Northern Virginia, with all of its affluence, faces a potential economic problem that could result from what has been described as a labor shortage. In the wake of renewed reports of the growing labor shortage, however, recent statements by members of the public and private sectors indicate that they don't understand the true significance of the problem.
Northern Virginia's unemployment rate continues to settle into a comfortable range of 2 to 3 percent compared with 7.3 percent nationally, 3.7 percent in metropolitan Washington and 8.1 percent in the District. Employers in Northern Virginia are unable, however, to fill a minimum 3,200 job openings that exist on any given day, according to the Virginia Employment Commission.
Population and jobs continue to grow in Northern Virginia, but the labor pool for construction and nonprofessional service jobs has shrunk to a disturbing level.
Almost a year ago, an official in the D.C. Department of Employment Services predicted labor shortages in some suburban Washington communities. Even then, the unemployment rates in some of those jurisdictions were in the 3 percent range, according to the department, which collects and analyzes employment data for the Washington Standard Metropolitan Statistical Area.
The author of a study that was conducted for the Greater Washington Research Center last year noted that geographic patterns of employment trends in the Washington area contained significant public policy implications for business and government leaders. Maintaining a strong metropolitan economy requires a recognition of the strengths and weaknesses of each jurisdiction, the study's author observed at the time.
But with the District's unemployment rate still above 8 percent and the Virginia Employment Commission confirming recent reports of a labor shortage in Northern Virginia, business and government leaders don't seem to see the public policy implications. Instead, Northern Virginia leaders seem perplexed because unemployed D.C. residents aren't filling vacant jobs on the other side of the Potomac.
More than 10,000 job openings in Northern Virginia were listed by the Virginia Employment Commission between July 1, 1984, and April 30, 1985, but only a small percentage of those jobs were filled, according to the agency. More than 2,400 clerical jobs and more than 1,000 sales positions went mostly unfilled. During the same nine-month period, employers in Northern Virginia had little success in filling more than 1,800 construction jobs. In the services sector, hotels, retail stores and fast-food restaurants continue to experience difficulty in filling nonmanagement jobs.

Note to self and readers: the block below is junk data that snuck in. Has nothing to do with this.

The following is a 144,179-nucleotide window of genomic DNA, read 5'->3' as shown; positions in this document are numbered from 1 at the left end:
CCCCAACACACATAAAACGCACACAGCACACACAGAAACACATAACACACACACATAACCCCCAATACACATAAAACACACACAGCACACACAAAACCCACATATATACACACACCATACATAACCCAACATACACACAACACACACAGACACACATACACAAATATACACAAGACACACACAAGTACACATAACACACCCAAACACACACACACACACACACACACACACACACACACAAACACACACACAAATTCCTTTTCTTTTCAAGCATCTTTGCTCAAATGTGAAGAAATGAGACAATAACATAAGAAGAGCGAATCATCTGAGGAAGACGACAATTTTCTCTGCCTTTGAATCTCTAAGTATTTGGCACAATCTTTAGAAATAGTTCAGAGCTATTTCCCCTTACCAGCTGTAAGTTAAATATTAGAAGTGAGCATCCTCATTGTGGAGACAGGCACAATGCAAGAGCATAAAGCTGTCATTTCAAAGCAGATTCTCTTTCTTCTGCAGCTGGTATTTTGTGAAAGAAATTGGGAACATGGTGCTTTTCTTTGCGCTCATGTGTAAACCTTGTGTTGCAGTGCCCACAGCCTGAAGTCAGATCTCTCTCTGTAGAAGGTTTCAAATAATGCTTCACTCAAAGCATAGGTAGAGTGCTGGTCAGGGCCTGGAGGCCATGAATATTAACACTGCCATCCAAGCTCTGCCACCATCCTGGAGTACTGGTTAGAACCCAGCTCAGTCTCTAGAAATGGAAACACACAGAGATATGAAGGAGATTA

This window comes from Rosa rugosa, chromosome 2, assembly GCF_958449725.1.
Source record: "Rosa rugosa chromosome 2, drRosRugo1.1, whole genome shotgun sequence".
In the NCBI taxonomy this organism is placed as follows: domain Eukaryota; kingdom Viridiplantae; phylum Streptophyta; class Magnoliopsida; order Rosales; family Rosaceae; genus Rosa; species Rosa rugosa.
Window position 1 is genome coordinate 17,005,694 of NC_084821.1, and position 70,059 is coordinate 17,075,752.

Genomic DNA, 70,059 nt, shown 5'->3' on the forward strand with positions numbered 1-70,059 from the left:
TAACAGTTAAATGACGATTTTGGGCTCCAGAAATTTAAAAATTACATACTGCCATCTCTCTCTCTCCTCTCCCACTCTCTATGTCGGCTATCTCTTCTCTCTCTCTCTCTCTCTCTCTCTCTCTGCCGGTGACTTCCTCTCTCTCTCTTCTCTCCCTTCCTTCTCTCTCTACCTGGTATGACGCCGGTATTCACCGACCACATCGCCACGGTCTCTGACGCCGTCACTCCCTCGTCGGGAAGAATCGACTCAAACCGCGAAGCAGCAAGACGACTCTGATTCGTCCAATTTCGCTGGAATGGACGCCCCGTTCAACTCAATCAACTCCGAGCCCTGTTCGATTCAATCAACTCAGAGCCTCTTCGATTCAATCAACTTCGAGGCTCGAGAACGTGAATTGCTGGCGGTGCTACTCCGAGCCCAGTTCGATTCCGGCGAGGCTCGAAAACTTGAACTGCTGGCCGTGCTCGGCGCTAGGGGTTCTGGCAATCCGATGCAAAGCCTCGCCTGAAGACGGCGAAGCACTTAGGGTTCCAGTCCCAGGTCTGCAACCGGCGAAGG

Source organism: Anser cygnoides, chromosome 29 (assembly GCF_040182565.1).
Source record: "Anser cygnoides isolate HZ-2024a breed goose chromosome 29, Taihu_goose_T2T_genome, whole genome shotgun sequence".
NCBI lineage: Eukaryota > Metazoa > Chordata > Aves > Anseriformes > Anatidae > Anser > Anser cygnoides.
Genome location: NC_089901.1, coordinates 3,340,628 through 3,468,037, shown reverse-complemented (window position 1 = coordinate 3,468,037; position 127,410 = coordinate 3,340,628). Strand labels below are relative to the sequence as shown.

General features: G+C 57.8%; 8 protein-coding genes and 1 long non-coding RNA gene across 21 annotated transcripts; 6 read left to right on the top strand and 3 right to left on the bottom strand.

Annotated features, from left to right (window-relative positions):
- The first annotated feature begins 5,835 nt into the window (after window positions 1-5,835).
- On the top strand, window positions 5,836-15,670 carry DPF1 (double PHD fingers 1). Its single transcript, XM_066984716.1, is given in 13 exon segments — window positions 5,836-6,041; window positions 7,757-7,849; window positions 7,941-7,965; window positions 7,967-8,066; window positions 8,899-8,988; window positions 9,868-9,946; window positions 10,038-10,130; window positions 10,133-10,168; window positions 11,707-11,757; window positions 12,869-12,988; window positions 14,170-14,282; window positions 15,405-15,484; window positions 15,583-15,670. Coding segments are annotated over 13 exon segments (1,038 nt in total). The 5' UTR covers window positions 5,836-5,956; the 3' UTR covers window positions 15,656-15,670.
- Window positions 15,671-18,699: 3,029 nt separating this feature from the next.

The problems posed by this apparent gap in employment and the economy of Northern Virginia have been largely overlooked because of the region's rapid growth in recent years as a commercial and high-technology center. Affluence and a highly skilled work force notwithstanding, labor problems exist, and they won't be solved by transporting workers to Northern Virginia from Enfield, N.C., some 225 miles to the south. They won't be solved by patronizing, stereotypical and racist comments about unemployed D.C. residents. Nor will they be resolved by the shortsighted view of the Fairfax County official who found it necessary to offer assurances that D.C. residents are "free to come over here" to work.
Getting more D.C. residents to work in Northern Virginia would help, but it won't solve Northern Virginia's labor-shortage problem. That requires a more enlightened approach to determining why the problem exists in the first place.
The reasons are obvious. The lack of adequate transportation, for example, is as much a barrier to some Virginia residents as it is to persons living in the District.
"We have many Northern Virginia residents who qualify for jobs but have no transportation," said Charles Greene, the employment commission's assistant manager for Northern Virginia. "There is literally no public transportation to western Fairfax County and Prince William County."
Sharp differences in wage scales is another area that deserves attention. Most nonunion wages are higher in the District than in Northern Virginia. "That's one of our problems," Greene observed candidly. "When you consider the fact that a cleaning person can make $6 an hour cleaning a hotel in Washington and make only $4 in Northern Virginia doing the same job, that $2 difference is a major difference, given the cost of living."
"To compound the problem, we have very little low-income housing" in Northern Virginia, Greene added. "That's a problem. You can get a job here for $5 an hour, but you can't afford to live here for $5 an hour."
What are the implications for Northern Virginia?
"Slow growth," said Greene. "We know that construction will be slowed down tremendously" because of the labor shortage. It also could slow the growth of the fast-food industry and other service-sector groups such as hotels, he added. Ultimately, some businesses "may consider locating in other areas," Greene believes.
For Fairfax County officials and others to say that they can't do anything about matching more unemployed D.C. residents to unfilled jobs in Northern Virginia misses the point entirely.